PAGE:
Overwhelmingly approved by the delegate body, the ballots went out to the membership with a return date of August 8, 1994. Highlighted on page two of the six page enclosure: there shall be NO give ups which means- no additional rescheduling days, no duty chart revisions containing annual appearance and no solo cars. 

Eventually the contract was approved and cops received their retroactive check in early October. The amount mentioned in the ballot enclosure specified $5974 including lump sum for senior patrolmen. What should have been mentioned in the PBA enclosure were the regular deductions and taxes. I remember getting beat up in some commands about no monies for the first 16 months and the lump sum. Some say it should have been more! 

Remember pattern bargaining and parity. It’s like the Military Pay Scale, regardless of your rate (job title)- boatswain, engineman or ship’s cook (police officer, santi-worker or firefighter), all pay grades E1 through E9 receive the same monthly pay. Police officers and Firefighters receive the same base pay, while a Sanitation Worker gets 90 percent of a cop’s salary. Garbage-men in Honolulu work until they finish their route for a base pay.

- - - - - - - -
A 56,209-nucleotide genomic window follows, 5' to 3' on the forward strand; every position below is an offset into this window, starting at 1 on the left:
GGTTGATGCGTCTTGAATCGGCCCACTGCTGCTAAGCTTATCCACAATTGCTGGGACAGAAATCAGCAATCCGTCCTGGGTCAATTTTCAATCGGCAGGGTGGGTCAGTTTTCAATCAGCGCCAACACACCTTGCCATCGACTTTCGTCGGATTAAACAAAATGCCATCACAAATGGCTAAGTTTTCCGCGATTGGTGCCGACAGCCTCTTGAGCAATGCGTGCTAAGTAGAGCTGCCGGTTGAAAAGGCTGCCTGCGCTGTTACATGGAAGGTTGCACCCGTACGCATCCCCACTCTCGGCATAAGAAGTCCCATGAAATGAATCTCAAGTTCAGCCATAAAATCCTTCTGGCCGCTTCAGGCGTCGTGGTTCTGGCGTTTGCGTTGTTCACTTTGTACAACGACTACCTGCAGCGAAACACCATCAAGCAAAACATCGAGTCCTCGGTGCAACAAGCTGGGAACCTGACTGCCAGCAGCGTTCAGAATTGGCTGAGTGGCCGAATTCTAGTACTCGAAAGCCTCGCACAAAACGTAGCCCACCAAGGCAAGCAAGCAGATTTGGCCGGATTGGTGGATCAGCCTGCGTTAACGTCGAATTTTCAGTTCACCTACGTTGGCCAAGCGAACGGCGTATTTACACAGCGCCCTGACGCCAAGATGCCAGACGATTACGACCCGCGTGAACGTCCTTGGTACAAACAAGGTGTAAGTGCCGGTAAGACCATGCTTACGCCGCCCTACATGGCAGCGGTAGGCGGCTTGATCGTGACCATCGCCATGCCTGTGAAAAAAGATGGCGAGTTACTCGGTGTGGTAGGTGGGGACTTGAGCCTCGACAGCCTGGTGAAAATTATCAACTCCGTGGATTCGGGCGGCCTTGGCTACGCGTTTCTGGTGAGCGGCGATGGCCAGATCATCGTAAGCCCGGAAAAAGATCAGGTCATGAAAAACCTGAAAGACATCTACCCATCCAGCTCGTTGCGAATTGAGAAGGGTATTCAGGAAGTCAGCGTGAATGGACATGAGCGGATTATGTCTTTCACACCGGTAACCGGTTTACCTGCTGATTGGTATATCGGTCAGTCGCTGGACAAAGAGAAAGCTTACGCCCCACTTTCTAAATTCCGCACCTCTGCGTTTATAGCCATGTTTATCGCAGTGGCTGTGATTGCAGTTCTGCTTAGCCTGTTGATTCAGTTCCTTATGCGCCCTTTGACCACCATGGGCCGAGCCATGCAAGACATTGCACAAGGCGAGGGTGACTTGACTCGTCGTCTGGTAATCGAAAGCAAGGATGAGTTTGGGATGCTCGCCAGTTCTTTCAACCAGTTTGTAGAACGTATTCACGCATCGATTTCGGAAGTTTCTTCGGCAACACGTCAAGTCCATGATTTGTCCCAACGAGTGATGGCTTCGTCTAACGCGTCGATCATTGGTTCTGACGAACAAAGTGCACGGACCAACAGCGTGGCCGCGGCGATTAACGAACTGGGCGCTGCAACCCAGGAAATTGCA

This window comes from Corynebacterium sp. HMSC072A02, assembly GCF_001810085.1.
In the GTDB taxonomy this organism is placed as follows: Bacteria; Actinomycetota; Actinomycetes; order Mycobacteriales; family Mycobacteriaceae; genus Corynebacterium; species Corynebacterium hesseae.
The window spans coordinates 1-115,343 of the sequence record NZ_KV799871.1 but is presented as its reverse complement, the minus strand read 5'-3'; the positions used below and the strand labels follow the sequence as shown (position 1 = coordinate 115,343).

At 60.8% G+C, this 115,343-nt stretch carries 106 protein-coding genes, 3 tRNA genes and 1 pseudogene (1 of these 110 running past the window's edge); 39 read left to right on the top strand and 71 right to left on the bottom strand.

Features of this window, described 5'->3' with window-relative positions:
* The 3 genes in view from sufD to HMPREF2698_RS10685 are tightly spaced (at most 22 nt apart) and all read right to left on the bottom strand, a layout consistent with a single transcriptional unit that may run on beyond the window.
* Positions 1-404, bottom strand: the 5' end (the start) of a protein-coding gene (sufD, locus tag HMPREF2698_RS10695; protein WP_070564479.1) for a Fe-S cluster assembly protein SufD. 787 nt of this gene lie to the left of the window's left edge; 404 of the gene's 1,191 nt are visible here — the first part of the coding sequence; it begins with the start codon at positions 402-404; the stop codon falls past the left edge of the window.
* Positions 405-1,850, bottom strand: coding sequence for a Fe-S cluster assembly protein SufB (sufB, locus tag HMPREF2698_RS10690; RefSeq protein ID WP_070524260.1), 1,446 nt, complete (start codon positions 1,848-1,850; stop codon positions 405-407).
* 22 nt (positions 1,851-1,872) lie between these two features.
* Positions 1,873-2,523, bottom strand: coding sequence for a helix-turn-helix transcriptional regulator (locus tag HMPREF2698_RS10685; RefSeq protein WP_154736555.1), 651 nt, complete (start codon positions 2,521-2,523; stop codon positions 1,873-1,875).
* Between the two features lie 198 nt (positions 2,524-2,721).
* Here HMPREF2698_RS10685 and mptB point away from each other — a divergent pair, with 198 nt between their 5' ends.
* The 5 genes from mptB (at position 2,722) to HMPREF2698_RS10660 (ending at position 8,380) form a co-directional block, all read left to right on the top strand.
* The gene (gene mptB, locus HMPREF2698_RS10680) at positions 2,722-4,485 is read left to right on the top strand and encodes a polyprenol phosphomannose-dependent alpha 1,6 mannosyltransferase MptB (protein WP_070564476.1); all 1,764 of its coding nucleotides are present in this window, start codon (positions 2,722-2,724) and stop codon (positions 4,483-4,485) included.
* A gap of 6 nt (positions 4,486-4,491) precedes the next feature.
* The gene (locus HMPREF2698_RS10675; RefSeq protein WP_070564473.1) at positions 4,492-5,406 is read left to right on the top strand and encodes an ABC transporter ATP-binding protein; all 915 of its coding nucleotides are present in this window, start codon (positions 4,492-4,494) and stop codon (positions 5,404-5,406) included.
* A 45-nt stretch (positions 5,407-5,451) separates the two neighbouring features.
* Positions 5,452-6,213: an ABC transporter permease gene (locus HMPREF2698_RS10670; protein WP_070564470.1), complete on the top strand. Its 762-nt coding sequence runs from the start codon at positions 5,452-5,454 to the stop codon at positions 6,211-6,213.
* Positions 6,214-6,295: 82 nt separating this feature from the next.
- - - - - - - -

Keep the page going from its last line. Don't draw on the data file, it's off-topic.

Both Fire and Sanitation have better overtime because of work rules and snow storms. I just love the five men on a truck rule and still can’t figure out how many firefighters get injured at the scene of a fire, especially with bumper suits and oxygen tanks. Remember seeing firemen carrying their gear on the street while walking to a adjourning firehouse. 

Getting back to the summer, it started with O.J. Simpson being chased by L.A. cops in a white Bronco (6/13/94), “Forrest Gump” was drawing record crowds at local theatres and there was no “World Series” because of a player’s strike that started in August. Cops had started to take back the streets with Bratton’s “broken window” policing. 

With election-time six months away, Caruso decided to step down in January 1995 and picked Lou Matarazzo to lead the PBA. It was time for the changing of the guard as Tom Velotti (1st VP) and Ed Haggerty (2nd VP) had already filed for retirement. Neither could finish their term because of the age requirement to retire at 63 for uniform members. 

Phil’s accomplishments could go on for pages. As former 1st V.P Bruce Robertson wrote In the Chief-Leader (July 2015) it starts with a 2-year, 20 % contract in 1980, wage and fringe benefits averaging 10 percent annually over the course of his tenure, a fiscal sound PBA, the “Christmas” bonus (Bloomberg’s words), steady tours, doubling of the annuity fund, corrected difference between Art 2 & Art 2A (pension based on last year’s salary), and various legislation that allowed pension credit for police trainee and laid-off time. 

Caruso brought class to the PBA presidency, as well as being a strong, articulate leader that enhanced the image of every cop. He turned the PBA into a powerful labor union.